Substitution between E-shopping and Travel: Evidence from the Twin Cities- FY09 Tech Plan

Principal Investigator(s):

Jason Cao, Professor , Humphrey School of Public Affairs


  • Frank Douma, Director, State & Local Policy, Humphrey School of Public Affairs

Project summary:

As information and communication technologies (ICTs) continue to evolve, significant research has been done on how these technologies influence where work is done and how the resulting changes affect travel. However, little work has been conducted to understand the impact of ICTs on individuals' shopping travel, especially in the United States. Further, existing empirical studies have produced inconclusive findings on the relationship between e-shopping (Internet shopping) and travel.

This research aims to reveal the interactions between e-shopping and in-store shopping using a sample of Internet users in the Minneapolis-St. Paul metropolitan area. This project summarizes previous research on the interactions among spatial attributes, e-shopping, and travel behavior, and makes eight recommendations for future research. Guided by the recommendations, this study adopts an innovative research design by integrating a conventional shopping survey with an activity diary. This project provides a detailed description of survey development and implementation, points out several common pitfalls in survey administration, and presents results on the interactions. Two ordered probit models and structural equation models were developed to investigate the influence of geography on online shopping usage and the influence of e-shopping on traditional shopping.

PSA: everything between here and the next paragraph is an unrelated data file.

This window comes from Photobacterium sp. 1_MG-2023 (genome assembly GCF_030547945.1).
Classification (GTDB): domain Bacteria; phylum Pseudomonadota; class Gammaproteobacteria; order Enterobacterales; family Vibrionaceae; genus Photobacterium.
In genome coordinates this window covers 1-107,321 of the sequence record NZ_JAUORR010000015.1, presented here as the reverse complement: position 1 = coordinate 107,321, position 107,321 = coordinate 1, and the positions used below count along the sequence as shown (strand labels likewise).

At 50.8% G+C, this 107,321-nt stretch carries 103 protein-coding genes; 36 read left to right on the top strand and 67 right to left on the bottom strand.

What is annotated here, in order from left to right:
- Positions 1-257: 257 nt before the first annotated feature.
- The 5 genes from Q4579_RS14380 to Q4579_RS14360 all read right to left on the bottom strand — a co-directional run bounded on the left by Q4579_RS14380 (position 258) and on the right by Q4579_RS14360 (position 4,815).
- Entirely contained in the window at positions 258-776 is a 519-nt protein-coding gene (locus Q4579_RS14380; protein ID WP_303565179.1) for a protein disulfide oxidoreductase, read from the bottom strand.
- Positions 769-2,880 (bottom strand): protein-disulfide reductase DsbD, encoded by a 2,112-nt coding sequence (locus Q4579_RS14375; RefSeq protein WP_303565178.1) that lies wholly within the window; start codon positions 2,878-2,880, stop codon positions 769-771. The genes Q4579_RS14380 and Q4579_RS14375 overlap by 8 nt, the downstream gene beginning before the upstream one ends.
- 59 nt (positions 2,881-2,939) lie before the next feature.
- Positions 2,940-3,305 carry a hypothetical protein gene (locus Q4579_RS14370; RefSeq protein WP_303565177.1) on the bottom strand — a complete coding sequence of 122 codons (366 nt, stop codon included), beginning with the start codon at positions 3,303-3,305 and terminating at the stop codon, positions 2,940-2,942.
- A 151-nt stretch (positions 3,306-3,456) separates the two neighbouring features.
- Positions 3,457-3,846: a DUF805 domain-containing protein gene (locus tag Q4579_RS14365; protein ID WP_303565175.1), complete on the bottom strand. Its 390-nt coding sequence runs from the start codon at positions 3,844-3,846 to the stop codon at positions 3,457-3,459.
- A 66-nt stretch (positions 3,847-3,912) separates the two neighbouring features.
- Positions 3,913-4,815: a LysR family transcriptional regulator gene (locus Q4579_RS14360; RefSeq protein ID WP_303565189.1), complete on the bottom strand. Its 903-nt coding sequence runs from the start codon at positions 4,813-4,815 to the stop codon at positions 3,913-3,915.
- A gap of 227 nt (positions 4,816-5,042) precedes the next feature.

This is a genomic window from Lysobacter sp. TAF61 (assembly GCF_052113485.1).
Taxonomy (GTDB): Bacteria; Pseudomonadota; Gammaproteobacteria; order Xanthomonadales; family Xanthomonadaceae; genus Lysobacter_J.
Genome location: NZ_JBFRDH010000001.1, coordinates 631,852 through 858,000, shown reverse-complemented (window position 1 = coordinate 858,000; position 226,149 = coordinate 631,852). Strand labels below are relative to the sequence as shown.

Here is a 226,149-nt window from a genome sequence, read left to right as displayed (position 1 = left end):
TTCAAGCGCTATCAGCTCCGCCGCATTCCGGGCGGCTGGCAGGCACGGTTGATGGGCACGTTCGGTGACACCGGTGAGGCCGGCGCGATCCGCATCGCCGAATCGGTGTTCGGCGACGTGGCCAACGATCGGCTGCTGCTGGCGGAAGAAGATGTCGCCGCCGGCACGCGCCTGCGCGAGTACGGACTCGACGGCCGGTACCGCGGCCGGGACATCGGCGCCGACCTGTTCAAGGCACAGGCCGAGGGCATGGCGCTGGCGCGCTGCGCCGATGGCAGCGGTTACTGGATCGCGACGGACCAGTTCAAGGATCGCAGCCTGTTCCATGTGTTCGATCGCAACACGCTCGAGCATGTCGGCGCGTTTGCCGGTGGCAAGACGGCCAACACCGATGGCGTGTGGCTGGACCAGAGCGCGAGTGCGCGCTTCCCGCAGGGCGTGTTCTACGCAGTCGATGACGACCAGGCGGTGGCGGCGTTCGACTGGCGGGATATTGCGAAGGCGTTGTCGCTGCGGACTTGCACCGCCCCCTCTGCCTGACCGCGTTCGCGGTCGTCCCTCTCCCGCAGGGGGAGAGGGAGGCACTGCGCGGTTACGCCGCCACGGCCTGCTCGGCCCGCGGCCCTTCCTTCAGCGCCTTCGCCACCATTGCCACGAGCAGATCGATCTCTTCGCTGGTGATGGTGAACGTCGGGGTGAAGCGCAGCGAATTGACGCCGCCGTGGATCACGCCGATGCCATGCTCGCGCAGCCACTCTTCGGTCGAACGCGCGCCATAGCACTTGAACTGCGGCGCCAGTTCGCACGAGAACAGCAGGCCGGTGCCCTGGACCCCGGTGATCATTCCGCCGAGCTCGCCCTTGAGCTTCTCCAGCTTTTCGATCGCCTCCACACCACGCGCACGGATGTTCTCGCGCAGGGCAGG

Project details: